The Nigeria Centre for Disease Control (NCDC) reported 1,143 new infections of COVID-19 Saturday.
In a Twitter update via its verified handle, the government agency said there are now 145,664 confirmed cases of the disease caused by the novel coronavirus in Nigeria.
A total of 120,399 people it stated, have so far been discharged from hospital, while the number of deaths so far is 1,747.
As of Saturday, more than 108 million cases of COVID-19 had been reported worldwide, with more than 60.5 million of those cases listed as recovered or resolved in a database maintained by Johns Hopkins University. The global death toll stood at more than 2.3 million.
The BBC reported that scientists writing in medical journal the Lancet have warned that the COVID-19 pandemic is unlikely to end unless poorer countries can access vaccines.
Unprecedented numbers of doses are needed, the article said, but poorer countries lack funds and richer countries have snapped up supplies.
The experts want to see production ramped up and doses priced affordably.
It is the latest warning that so-called “vaccine nationalism” is putting lives at risk.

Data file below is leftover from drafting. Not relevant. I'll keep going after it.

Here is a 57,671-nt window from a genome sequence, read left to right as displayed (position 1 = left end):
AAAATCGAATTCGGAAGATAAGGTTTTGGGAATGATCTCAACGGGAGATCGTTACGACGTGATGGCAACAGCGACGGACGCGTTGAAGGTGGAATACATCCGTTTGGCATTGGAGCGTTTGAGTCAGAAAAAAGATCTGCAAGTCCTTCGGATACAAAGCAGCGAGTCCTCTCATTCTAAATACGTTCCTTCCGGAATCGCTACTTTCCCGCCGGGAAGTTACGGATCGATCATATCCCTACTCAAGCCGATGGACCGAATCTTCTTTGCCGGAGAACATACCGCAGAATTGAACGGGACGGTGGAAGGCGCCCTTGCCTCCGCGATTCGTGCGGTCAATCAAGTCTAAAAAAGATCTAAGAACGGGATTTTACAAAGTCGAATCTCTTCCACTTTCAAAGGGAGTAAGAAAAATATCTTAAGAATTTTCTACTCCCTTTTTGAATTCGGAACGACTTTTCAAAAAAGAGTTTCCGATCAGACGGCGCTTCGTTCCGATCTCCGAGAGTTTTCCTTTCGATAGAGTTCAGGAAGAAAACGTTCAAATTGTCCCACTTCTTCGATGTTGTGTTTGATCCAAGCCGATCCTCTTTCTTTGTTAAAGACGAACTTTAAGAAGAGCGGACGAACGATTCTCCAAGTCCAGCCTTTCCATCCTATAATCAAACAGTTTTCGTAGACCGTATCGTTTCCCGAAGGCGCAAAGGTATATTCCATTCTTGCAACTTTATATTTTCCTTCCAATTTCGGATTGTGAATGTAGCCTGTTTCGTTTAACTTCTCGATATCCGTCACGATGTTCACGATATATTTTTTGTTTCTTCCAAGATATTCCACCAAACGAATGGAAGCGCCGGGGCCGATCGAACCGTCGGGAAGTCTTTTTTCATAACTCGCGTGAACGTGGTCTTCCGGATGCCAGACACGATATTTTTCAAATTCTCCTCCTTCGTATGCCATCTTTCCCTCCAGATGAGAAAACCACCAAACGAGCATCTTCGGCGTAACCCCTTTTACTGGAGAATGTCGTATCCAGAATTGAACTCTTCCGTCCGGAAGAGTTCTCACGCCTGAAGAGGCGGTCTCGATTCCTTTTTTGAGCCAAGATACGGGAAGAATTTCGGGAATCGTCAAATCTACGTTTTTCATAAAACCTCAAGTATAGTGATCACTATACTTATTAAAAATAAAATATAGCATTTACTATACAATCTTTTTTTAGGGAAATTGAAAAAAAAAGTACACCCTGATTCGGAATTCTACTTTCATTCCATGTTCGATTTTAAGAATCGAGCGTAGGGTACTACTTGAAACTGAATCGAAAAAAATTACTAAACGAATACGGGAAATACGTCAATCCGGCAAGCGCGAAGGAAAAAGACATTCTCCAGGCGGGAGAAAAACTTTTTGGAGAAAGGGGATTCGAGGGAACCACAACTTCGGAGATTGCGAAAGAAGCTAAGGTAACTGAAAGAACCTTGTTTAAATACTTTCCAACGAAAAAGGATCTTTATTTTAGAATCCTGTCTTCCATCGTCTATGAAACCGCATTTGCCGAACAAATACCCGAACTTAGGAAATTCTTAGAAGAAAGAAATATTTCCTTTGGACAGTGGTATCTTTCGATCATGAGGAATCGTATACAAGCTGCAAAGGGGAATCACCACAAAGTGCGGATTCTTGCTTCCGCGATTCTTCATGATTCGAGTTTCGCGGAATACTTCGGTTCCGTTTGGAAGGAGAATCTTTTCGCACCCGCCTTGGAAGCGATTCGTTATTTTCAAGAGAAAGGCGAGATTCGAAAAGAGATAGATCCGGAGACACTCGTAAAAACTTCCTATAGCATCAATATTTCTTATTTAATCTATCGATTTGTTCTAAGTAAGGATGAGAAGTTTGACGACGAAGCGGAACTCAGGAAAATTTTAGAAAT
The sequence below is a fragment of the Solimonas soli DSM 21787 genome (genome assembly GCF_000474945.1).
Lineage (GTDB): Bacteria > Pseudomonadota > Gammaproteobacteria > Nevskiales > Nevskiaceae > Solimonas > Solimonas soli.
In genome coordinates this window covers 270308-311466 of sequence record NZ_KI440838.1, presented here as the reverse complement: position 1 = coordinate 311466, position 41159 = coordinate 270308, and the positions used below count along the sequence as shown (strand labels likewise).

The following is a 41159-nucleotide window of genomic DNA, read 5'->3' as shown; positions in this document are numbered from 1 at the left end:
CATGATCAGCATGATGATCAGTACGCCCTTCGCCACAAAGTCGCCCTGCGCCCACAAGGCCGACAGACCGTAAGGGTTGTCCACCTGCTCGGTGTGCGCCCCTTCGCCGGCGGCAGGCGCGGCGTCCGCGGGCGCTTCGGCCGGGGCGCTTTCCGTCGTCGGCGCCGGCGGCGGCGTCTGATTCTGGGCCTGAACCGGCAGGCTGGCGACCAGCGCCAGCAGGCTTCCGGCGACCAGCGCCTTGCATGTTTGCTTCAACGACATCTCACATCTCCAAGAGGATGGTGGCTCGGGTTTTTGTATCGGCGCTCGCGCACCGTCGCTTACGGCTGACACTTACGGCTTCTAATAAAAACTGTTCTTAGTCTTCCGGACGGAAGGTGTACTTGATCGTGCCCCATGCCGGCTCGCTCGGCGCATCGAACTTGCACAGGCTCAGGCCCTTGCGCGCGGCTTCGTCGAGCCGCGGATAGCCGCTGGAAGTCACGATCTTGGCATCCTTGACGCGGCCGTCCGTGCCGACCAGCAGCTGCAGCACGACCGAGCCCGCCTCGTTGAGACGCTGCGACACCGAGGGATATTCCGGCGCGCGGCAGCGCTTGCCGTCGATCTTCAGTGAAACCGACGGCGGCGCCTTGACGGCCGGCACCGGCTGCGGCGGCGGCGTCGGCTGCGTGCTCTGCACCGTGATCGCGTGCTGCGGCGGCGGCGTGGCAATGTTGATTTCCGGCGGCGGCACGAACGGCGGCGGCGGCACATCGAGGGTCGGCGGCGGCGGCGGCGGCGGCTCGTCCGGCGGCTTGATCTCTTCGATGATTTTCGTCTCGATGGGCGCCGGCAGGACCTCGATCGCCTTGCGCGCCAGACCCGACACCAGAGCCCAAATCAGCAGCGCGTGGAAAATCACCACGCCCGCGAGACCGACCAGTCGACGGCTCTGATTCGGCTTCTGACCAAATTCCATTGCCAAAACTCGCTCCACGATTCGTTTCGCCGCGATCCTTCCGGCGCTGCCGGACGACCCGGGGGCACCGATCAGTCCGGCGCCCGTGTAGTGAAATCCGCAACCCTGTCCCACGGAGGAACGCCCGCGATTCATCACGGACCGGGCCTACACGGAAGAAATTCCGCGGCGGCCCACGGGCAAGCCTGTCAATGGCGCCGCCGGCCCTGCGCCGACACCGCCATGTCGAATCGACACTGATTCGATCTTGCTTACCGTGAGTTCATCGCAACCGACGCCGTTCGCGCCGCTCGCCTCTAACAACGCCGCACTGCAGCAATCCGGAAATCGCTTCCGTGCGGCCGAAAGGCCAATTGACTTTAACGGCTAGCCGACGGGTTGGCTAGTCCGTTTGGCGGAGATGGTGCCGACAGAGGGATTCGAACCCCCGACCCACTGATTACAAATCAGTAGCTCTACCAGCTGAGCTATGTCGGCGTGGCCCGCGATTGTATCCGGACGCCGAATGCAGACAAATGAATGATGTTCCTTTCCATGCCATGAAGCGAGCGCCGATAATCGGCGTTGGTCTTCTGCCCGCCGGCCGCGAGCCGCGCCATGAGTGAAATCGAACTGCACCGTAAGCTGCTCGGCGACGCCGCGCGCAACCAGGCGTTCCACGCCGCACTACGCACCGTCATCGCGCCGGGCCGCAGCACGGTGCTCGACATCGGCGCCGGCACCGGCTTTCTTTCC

Meanwhile, a universal vaccine that would work on all strains of coronavirus could be available within a year, researchers have said. According to a Metro report, scientists at the University of Nottingham have teamed up with UK company Scancell, which works at developing cancer vaccines, to try and create the jab. The shot would work by targeting the core of the virus instead of just the spike protein, ending the need to keep tweaking existing jabs as the virus mutates. Vaccines currently in use like the Pfizer and AstraZeneca ones target the spike protein of the virus, which is the part of the virus that latches on to human cells. Their advantage is that they are quicker to make, but their efficacy is expected to wane as the virus mutates.